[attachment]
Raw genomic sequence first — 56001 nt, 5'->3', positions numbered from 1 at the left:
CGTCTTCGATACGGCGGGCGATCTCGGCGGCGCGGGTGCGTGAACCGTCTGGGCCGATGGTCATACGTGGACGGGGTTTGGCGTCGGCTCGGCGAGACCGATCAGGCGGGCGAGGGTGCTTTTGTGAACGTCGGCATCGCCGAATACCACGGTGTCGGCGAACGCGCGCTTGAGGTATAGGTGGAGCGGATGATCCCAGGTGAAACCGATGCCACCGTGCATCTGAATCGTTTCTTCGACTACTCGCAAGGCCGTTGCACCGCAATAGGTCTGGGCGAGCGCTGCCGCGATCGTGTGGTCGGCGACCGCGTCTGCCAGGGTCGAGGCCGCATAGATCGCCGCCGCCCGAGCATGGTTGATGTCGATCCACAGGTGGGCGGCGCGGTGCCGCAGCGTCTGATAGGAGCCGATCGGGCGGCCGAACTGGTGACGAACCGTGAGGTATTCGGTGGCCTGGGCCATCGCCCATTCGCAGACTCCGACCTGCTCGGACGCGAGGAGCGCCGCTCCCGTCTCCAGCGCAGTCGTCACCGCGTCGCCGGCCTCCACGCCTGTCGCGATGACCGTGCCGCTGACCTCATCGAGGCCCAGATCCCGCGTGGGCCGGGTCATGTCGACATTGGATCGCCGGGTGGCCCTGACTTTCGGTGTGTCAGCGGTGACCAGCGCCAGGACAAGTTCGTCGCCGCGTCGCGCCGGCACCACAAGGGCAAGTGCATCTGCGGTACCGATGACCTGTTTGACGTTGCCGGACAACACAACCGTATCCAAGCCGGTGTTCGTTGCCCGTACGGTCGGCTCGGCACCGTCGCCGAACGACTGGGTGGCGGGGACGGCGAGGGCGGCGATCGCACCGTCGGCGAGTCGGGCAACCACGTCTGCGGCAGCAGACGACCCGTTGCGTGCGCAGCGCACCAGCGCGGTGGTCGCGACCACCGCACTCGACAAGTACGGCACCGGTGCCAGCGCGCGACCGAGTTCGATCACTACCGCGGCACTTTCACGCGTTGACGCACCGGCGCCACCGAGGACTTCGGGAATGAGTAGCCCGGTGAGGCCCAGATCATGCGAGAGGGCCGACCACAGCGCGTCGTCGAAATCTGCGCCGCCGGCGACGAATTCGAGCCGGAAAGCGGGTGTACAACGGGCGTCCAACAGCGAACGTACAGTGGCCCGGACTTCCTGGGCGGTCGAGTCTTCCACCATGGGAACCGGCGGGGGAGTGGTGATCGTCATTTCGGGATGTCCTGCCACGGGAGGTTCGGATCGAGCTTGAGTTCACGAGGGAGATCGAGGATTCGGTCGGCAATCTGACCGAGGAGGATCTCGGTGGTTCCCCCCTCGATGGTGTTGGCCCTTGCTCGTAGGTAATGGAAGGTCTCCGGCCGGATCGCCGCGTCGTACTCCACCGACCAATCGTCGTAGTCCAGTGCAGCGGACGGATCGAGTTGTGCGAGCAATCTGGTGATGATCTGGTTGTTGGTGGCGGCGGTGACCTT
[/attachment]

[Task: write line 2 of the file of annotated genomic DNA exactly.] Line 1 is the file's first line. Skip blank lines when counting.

CGTCTTCGATACGGCGGGCGATCTCGGCGGCGCGGGTGCGTGAACCGTCTGGGCCGATGGTCATACGTGGACGGGGTTTGGCGTCGGCTCGGCGAGACCGATCAGGCGGGCGAGGGTGCTTTTGTGAACGTCGGCATCGCCGAATACCACGGTGTCGGCGAACGCGCGCTTGAGGTATAGGTGGAGCGGATGATCCCAGGTGAAACCGATGCCACCGTGCATCTGAATCGTTTCTTCGACTACTCGCAAGGCCGTTGCACCGCAATAGGTCTGGGCGAGCGCTGCCGCGATCGTGTGGTCGGCGACCGCGTCTGCCAGGGTCGAGGCCGCATAGATCGCCGCCGCCCGAGCATGGTTGATGTCGATCCACAGGTGGGCGGCGCGGTGCCGCAGCGTCTGATAGGAGCCGATCGGGCGGCCGAACTGGTGACGAACCGTGAGGTATTCGGTGGCCTGGGCCATCGCCCATTCGCAGACTCCGACCTGCTCGGACGCGAGGAGCGCCGCTCCCGTCTCCAGCGCAGTCGTCACCGCGTCGCCGGCCTCCACGCCTGTCGCGATGACCGTGCCGCTGACCTCATCGAGGCCCAGATCCCGCGTGGGCCGGGTCATGTCGACATTGGATCGCCGGGTGGCCCTGACTTTCGGTGTGTCAGCGGTGACCAGCGCCAGGACAAGTTCGTCGCCGCGTCGCGCCGGCACCACAAGGGCAAGTGCATCTGCGGTACCGATGACCTGTTTGACGTTGCCGGACAACACAACCGTATCCAAGCCGGTGTTCGTTGCCCGTACGGTCGGCTCGGCACCGTCGCCGAACGACTGGGTGGCGGGGACGGCGAGGGCGGCGATCGCACCGTCGGCGAGTCGGGCAACCACGTCTGCGGCAGCAGACGACCCGTTGCGTGCGCAGCGCACCAGCGCGGTGGTCGCGACCACCGCACTCGACAAGTACGGCACCGGTGCCAGCGCGCGACCGAGTTCGATCACTACCGCGGCACTTTCACGCGTTGACGCACCGGCGCCACCGAGGACTTCGGGAATGAGTAGCCCGGTGAGGCCCAGATCATGCGAGAGGGCCGACCACAGCGCGTCGTCGAAATCTGCGCCGCCGGCGACGAATTCGAGCCGGAAAGCGGGTGTACAACGGGCGTCCAACAGCGAACGTACAGTGGCCCGGACTTCCTGGGCGGTCGAGTCTTCCACCATGGGAACCGGCGGGGGAGTGGTGATCGTCATTTCGGGATGTCCTGCCACGGGAGGTTCGGATCGAGCTTGAGTTCACGAGGGAGATCGAGGATTCGGTCGGCAATCTGACCGAGGAGGATCTCGGTGGTTCCCCCCTCGATGGTGTTGGCCCTTGCTCGTAGGTAATGGAAGGTCTCCGGCCGGATCGCCGCGTCGTACTCCACCGACCAATCGTCGTAGTCCAGTGCAGCGGACGGATCGAGTTGTGCGAGCAATCTGGTGATGATCTGGTTGTTGGTGGCGGCGGTGACCTT